Polyesters of α-, β-, γ- or ε-hydroxy carbonic acids, polyalkyl-cyanoacrylates, polyamino acids, polyamides, polyacrylated saccharides or polyorthoesters are named as synthetic biodegradable polymers.

The following have proved particularly suitable:

Polylactic acid,

Poly-ε-caprolacton,

Copolymers of lactic acid and glycol acid or ε-caprolacton,

Polyhydroxybutyric acid,

Polyhydroxyvaleric acid,

Copolymers of hydroxybutyric and hydroxyvaleric acid,

Polymers of glutamic acid and/or lysine,

Polydioxanon,

Polymers or copolymers of amino acids and/or terephthalic acid, phthalic acid or sebacic acid,

Polyacryldextran,

Polyacryl starch,

Polyacrylamide,

Polyurethane,

Polyester,

Polyacetal,

Polyaminotriazol or

Polyalkylcyanoacrylate.

Starch or starch derivatives can also be contained in the microparticles. Amyloses have proved particularly suitable since these starch derivatives have excellent water solubility and the ability to form inclusion compounds.

Amyloses which are particularly suitable are the cyclodextrines and their derivatives, by way of example α, β, and γ-cyclodextrin.

The microparticles contain gases and/or fluids with a boiling point below 60° in free or bonded form. The use of a gas-fluid mixture in the ultrasonic contrast agents is likewise possible.

Gases used can be for example air, nitrogen, inert gases, hydrogen, carbon dioxide, ammonia, oxygen, methane, ethane, propane, butane, ethylene or other hydrocarbons or their mixtures.

Preferred fluids which can be included are:

1,1-dichloroethylene,

2-methyl-2-butene,

isopropyl chloride,

2-methyl-1,3-butadiene,

2-butyne,

2-methyl-1-butene,

dibromodifluoromethane,

furan,

3-methyl-1-butene,

isopentane,

diethylether,

3,3-dimethyl-1-butyne,

dimethylaminoacetone,

propylene oxide,

N-ethylmethylamine,

bromomethane,

n-ethyldimethylamine,

methylene chloride,

pentane,

cyclopentane,

2,3-pentadiene,

cyclopentene

or mixtures thereof.

The microparticles can also contain advantageously substances with low steam pressures and/or low boiling points, in particular ethereal oils.

It is particularly advantageous to coat the microparticles which consist of amylose with a coating substance. The microparticles can thereby be encased in oils, fats and/or surface-active substances and suspended in an aqueous medium.

It is particularly advantageous to encase the microparticles which consist of amylose in a matrix, more particularly of a polymer structure.

The physiological isotony can be set by the addition of osmotically active substances such as cooking salt, galactose, glucose, fructose.

An advantageous process for preparing the ultrasonic contrast agents according to the invention consists in dissolving a polymer or copolymer in one or more organic solvents which are not miscible with water, followed by the emulsification in water, possibly with the addition of a further solvent, and then filtering and if required drying the emulsion obtained.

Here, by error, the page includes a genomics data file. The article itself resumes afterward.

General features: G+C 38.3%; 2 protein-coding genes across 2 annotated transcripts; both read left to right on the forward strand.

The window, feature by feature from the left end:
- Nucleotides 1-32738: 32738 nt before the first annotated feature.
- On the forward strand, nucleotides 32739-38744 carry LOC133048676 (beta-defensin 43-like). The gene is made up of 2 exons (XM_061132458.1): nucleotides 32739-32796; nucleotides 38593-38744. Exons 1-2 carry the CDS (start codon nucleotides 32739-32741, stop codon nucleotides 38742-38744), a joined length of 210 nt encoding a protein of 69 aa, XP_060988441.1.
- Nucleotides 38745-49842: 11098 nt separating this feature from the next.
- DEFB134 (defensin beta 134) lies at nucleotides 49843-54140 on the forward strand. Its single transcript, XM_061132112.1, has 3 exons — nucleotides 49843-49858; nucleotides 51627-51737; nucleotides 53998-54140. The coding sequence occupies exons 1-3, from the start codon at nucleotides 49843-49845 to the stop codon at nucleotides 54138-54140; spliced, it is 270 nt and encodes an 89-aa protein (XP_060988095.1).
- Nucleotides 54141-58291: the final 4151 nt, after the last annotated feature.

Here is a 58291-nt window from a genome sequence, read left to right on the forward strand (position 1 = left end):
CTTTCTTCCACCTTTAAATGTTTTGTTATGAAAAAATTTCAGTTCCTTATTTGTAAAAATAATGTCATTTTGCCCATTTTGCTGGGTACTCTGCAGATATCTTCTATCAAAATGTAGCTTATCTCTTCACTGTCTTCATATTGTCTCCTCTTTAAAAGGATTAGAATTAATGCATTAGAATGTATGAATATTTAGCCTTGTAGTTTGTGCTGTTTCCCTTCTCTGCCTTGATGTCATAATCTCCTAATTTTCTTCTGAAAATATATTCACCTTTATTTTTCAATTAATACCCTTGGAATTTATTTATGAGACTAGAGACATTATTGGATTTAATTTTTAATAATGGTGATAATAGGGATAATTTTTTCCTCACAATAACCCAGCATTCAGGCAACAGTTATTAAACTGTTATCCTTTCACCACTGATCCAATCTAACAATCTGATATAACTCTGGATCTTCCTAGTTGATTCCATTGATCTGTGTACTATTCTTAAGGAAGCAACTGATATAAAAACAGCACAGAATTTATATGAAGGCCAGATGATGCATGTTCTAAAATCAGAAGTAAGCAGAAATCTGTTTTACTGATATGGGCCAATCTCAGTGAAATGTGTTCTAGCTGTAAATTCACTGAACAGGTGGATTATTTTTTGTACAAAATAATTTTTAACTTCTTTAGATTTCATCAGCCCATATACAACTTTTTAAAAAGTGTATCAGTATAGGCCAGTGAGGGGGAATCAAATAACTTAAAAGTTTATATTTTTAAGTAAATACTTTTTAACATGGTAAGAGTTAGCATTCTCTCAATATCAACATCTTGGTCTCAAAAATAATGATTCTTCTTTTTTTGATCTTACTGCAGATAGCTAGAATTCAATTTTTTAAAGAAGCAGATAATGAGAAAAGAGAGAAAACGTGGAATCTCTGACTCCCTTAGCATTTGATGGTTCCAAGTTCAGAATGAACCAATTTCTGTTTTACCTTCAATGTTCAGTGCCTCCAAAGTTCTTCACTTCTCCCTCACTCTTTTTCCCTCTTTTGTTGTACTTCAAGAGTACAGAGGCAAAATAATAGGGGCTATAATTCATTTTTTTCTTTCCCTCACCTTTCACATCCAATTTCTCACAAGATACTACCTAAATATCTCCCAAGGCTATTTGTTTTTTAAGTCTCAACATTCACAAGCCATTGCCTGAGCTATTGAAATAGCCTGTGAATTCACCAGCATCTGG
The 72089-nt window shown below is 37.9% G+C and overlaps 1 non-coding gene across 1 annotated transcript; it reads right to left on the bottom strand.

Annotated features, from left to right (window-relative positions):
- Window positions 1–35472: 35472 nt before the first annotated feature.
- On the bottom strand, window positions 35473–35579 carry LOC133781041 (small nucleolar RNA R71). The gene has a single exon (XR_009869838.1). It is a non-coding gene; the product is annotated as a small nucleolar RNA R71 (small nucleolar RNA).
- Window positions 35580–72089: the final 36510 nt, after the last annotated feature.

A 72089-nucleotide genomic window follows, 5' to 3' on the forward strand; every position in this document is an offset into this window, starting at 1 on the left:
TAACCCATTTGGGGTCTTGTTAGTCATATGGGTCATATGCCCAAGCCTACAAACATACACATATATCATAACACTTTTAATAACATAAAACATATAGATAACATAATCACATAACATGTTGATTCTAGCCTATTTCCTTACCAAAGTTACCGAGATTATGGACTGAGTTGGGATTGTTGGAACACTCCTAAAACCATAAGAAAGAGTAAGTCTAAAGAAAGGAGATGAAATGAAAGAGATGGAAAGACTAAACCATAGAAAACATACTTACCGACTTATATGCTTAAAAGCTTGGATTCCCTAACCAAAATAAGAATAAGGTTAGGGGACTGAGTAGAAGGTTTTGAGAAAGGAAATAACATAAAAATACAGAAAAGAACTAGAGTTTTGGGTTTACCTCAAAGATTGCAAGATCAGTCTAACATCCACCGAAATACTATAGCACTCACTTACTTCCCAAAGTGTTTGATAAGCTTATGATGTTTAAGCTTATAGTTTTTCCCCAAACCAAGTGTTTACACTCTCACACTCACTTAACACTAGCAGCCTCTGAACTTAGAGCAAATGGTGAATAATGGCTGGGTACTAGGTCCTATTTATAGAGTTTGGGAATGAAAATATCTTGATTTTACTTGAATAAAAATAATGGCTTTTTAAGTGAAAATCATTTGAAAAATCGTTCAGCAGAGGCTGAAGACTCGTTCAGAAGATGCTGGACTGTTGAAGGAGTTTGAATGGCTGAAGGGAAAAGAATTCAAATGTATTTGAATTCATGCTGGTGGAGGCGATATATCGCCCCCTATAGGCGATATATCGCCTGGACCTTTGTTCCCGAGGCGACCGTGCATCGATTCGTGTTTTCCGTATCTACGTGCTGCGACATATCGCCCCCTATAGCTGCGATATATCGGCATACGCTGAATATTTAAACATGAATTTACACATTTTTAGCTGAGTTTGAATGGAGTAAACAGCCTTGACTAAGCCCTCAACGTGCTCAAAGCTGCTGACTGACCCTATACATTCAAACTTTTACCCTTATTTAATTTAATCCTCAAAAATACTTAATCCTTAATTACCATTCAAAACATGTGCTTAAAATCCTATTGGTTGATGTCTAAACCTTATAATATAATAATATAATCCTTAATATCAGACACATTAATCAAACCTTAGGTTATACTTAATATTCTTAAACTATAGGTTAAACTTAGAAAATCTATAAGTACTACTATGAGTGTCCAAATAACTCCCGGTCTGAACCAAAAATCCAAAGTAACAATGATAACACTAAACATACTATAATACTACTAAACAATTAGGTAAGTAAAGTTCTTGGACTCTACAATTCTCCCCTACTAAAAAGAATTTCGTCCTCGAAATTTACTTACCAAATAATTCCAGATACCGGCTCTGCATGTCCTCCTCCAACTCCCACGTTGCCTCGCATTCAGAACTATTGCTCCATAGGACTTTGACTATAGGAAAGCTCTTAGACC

A further process consists in dissolving a polymer or copolymer in one or more solvents which contain gas bubbles, after which it is precipitated or emulsified in water, if required with the addition of a further solvent or a further polymer, and then the suspension or emulsion which has been obtained is then filtered and if required dried. The freeze-drying process is also suitable as a finishing process.

The products obtained can advantageously be finely ground.

In the processes described, the solvents used can be for example furan, pentane, acetone, dioxen, ethyl acetate, xylol, methylene chloride, cyclohexane or hexane or solvent mixtures. Emulsifiers can also be added to the emulsion.

In a further variation of the manufacturing process instead of polymers monomers are used as the starting product from which the polymer is formed. With this process, a monomer is dissolved in one or more organic solvents and then emulsified in 5-30 parts water or 0.01-0.1 N hydrochloric acid, if required with the addition of emulsifiers or buffer substances at a temperature below the boiling point of the organic solvent, after which a 0.2%-20% aqueous solution of a second monomer or if required the solution of a substance increasing the pH-value is added to this emulsion and dried if required.

In another method of operation a monomer is dissolved or dispersed in one or more fluids containing gas bubbles, if required with the addition of emulsifiers or buffer substances. If required a 0.2%-20% solution of a second monomer or a substance increasing the pH-value in dissolved or gaseous form is added to this solution or dispersion and dried if required.

By way of example, terephthaloyl- or sebacoylchloride or cyanacrylic acid ester is used as a first monomer, L-lysine as the second monomer and for example 2-methyl-1,3-butadiene, dioxan, methylene chloride, toluene or cyclohexane is used as the organic solvent.

According to a further process, the ultrasonic contrast agents are prepared by producing gas bubbles in a 0.5-10% aqueous solution or dispersion of a monomer which contains if required additives such as emulsifiers (0.01-5%) or quasi emulsifiers (0.1-5%), and then by adding a cross-linking substance and/or a reaction starter.